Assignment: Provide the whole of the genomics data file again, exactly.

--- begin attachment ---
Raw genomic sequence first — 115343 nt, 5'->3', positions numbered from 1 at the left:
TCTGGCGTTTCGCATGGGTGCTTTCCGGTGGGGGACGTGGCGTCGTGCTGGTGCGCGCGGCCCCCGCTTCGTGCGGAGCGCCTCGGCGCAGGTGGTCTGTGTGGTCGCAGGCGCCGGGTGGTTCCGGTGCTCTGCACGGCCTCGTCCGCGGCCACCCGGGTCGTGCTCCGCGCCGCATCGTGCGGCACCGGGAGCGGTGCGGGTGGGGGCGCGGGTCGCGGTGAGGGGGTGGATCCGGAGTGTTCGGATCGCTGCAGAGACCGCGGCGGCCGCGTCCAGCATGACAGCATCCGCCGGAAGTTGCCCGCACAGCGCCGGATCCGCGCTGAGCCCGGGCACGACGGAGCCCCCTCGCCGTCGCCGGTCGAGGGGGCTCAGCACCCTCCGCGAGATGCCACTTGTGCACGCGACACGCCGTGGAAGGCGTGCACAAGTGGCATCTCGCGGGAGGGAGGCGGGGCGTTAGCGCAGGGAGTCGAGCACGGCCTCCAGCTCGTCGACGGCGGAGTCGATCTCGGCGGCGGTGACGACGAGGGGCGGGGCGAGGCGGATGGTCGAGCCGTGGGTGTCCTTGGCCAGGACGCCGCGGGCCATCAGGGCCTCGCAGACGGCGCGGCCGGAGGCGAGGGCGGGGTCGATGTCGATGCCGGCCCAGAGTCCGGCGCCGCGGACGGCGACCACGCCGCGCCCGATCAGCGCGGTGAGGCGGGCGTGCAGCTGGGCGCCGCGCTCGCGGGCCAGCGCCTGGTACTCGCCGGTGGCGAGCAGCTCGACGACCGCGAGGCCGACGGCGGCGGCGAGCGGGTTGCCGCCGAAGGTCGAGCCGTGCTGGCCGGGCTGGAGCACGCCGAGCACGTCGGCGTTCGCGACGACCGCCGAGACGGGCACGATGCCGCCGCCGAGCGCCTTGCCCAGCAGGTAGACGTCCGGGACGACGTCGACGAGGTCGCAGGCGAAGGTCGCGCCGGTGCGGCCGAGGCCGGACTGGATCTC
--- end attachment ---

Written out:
Raw genomic sequence first — 115343 nt, 5'->3', positions numbered from 1 at the left:
TCTGGCGTTTCGCATGGGTGCTTTCCGGTGGGGGACGTGGCGTCGTGCTGGTGCGCGCGGCCCCCGCTTCGTGCGGAGCGCCTCGGCGCAGGTGGTCTGTGTGGTCGCAGGCGCCGGGTGGTTCCGGTGCTCTGCACGGCCTCGTCCGCGGCCACCCGGGTCGTGCTCCGCGCCGCATCGTGCGGCACCGGGAGCGGTGCGGGTGGGGGCGCGGGTCGCGGTGAGGGGGTGGATCCGGAGTGTTCGGATCGCTGCAGAGACCGCGGCGGCCGCGTCCAGCATGACAGCATCCGCCGGAAGTTGCCCGCACAGCGCCGGATCCGCGCTGAGCCCGGGCACGACGGAGCCCCCTCGCCGTCGCCGGTCGAGGGGGCTCAGCACCCTCCGCGAGATGCCACTTGTGCACGCGACACGCCGTGGAAGGCGTGCACAAGTGGCATCTCGCGGGAGGGAGGCGGGGCGTTAGCGCAGGGAGTCGAGCACGGCCTCCAGCTCGTCGACGGCGGAGTCGATCTCGGCGGCGGTGACGACGAGGGGCGGGGCGAGGCGGATGGTCGAGCCGTGGGTGTCCTTGGCCAGGACGCCGCGGGCCATCAGGGCCTCGCAGACGGCGCGGCCGGAGGCGAGGGCGGGGTCGATGTCGATGCCGGCCCAGAGTCCGGCGCCGCGGACGGCGACCACGCCGCGCCCGATCAGCGCGGTGAGGCGGGCGTGCAGCTGGGCGCCGCGCTCGCGGGCCAGCGCCTGGTACTCGCCGGTGGCGAGCAGCTCGACGACCGCGAGGCCGACGGCGGCGGCGAGCGGGTTGCCGCCGAAGGTCGAGCCGTGCTGGCCGGGCTGGAGCACGCCGAGCACGTCGGCGTTCGCGACGACCGCCGAGACGGGCACGATGCCGCCGCCGAGCGCCTTGCCCAGCAGGTAGACGTCCGGGACGACGTCGACGAGGTCGCAGGCGAAGGTCGCGCCGGTGCGGCCGAGGCCGGACTGGATCTC